The Librarians of Timbuktu


MALI – APRIL 01: Libraries of the desert: rediscovery and restoration of ancient Arab manuscripts in Bouj Beha, Mali in April, 2003 – Timbuktoo: Library of the Ahmed Baba Institute of Islamic advanced studies and research. A detailed view on the illumination of a Koran bought in Fes in 1223, for 40 golden mithqals. (Photo by Xavier ROSSI/Gamma-Rapho via Getty Images)


James Blake Wiener speaks to Joshua Hammer about Abdel Kader Haidara’s life and work, in addition to the importance of Timbuktu’s ancient manuscripts.


By James Blake Weiner / 08.09.2016
Co-Founder and Communications Director
Ancient History Encyclopedia


JW: Abdel Kader Haidara’s passion for Mali’s ancient manuscripts is at the heart of The Bad-Ass Librarians of Timbuktu. Beginning in the 1980s, Haidara crisscrossed the Sahara and Niger River, rescuing manuscripts wherever he could find them. Later, as Al-Qaeda in the Islamic Maghreb (AQIM) and Ansar Dine occupied Timbuktu in 2012, Haidara organized a daring mission to smuggle over 300,000 volumes out of the city.

Joshua, could you share with us an anecdote or two about Haidara and his passion for Malian manuscripts? If anything, he seems to be especially brave and bold!

JH: The clearest illustration of Haidara’s passion is the years that he spent traveling across northern Mali, by boat, on foot, and by camel, tracking down lost manuscripts for the government library in Timbuktu. He initially faced deep suspicion and skepticism; people thought he had come to steal their priceless family heirlooms. Gradually he won them over.

He once trekked for ten days through the desert to a remote village about five hundred miles from Timbuktu, near the Burkina Faso border, following a lead about a village chief with a valuable collection. He waited for several more days for the man to arrive, haggled for two more days with the man and his older brother, then set a price — in livestock and fabrics — and traveled with them to a distant market, where he purchased the goods for them and at last received the trunk filled with manuscripts.

Many of these works were over 500 years old and filled with beautiful designs and original scholarship. He loaded them onto donkeys, and traveled another week back to Timbuktu, on foot, by truck and bus, with his acquisitions. He had spent thousands of dollars, returned fatigued, sick, hungry, and penniless — but he called it the most important and valuable purchase that he had ever made.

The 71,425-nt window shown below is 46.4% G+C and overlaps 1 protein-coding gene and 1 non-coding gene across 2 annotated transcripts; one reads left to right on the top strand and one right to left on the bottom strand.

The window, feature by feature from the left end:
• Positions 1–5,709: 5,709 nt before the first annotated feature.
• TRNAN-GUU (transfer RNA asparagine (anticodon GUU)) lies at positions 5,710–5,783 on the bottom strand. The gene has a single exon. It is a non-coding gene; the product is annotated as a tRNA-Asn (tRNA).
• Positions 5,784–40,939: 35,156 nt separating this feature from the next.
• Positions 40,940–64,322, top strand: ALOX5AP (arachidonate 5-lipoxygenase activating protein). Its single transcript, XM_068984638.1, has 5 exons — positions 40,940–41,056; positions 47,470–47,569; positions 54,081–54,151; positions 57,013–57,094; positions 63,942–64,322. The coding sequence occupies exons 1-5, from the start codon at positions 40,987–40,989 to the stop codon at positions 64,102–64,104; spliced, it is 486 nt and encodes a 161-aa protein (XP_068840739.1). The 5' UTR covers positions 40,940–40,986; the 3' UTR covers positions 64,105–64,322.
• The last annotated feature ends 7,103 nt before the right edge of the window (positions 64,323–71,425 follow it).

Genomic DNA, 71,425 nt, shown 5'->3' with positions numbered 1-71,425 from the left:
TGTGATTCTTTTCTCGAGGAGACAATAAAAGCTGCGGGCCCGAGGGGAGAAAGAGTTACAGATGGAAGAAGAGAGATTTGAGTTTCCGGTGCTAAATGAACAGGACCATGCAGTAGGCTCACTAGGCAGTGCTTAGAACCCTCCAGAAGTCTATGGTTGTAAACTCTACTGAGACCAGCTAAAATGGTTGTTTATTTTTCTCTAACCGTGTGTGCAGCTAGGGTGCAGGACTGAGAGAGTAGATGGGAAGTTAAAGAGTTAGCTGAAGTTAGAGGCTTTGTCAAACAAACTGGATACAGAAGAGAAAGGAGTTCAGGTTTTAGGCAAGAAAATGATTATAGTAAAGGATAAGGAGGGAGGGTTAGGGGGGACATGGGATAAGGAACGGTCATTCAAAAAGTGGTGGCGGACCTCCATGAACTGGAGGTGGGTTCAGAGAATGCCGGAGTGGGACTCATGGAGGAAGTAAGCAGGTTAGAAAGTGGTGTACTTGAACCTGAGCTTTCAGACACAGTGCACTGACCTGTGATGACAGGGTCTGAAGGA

JW: Why are Timbuktu’s manuscripts of immense importance and what makes them distinct? Furthermore, why would AQIM and Ansar Dine regard them as threatening and subversive?

JH: The manuscripts, many of which come from the “Golden Age” of Timbuktu– — roughly from the late fifteenth century to the late sixteenth century — when the city was not only a vibrant commercial center, but also a university town and an important meeting place for scholars from across the Arabic-speaking world.

Timbuktu imported academic works from across the Middle East, and also produced thousands of original works. These were not only Qu‘rans and Hadith, the standard stuff of Islamic scholarship, but also secular volumes, including histories, works of poetry, inquiries into music and art, astronomical and medical treatises, even a guide to better sex.

They captured the dynamism of Islamic and North African culture during this period, and the seamless coexistence of secular and religious ideas. This kind of open society that they reflected, this tolerant form of Islam that they stemmed from, was considered heretical to the fundamentalist and Wahhabist idealogues who formed the leadership of AQIM and Ansar Dine. They began their occupation by destroying the shrines to Islamic saints where Timbuktu’s Sufi citizens had worshiped for centuries, and eventually they began to set their sights on the manuscripts, as another symbol of “heretical” thinking that had to be eliminated.

JW: AQIM is still active in the Maghreb and across West Africa; although Malians are rebuilding Sufi cemeteries and mausolea in Timbuktu and Gao, the threat of further conflict remains.

What’s the present condition of the surviving manuscripts, Joshua? How are they being preserved, and where are they now? How can ordinary people support efforts to safeguard cultural patrimony in Mali?

JH: Almost all of the manuscripts survived the Islamist occupation. About 377,000 of them have been collected under one roof in Bamako, Mali’s capital, where a Minnesota-based foundation run by a Benedictine monk and ancient manuscript expert, Columba Stewart, is digitizing them and helping to restore those that are disintegrating. He is very much involved in this, traveling to Bamako on a regular basis, and would easily be able to assess what the needs are.

JW: Joshua, it might be impenitent of me to ask this, but what is Haidara up to these days?

JH: Haidara spends his time between Bamako and Europe, overseeing the manuscript conservation effort and trying to raise money, and public awareness, about the collections. Of course he still dreams of returning to Timbuktu, and organizing a massive boat lift down the Niger River, returning all of the manuscripts to the libraries where, he believes, they rightfully belong.


Originally published by the Ancient History Encyclopedia under a Creative Commons: Attribution-NonCommercial-ShareAlike 3.0 Unported license.

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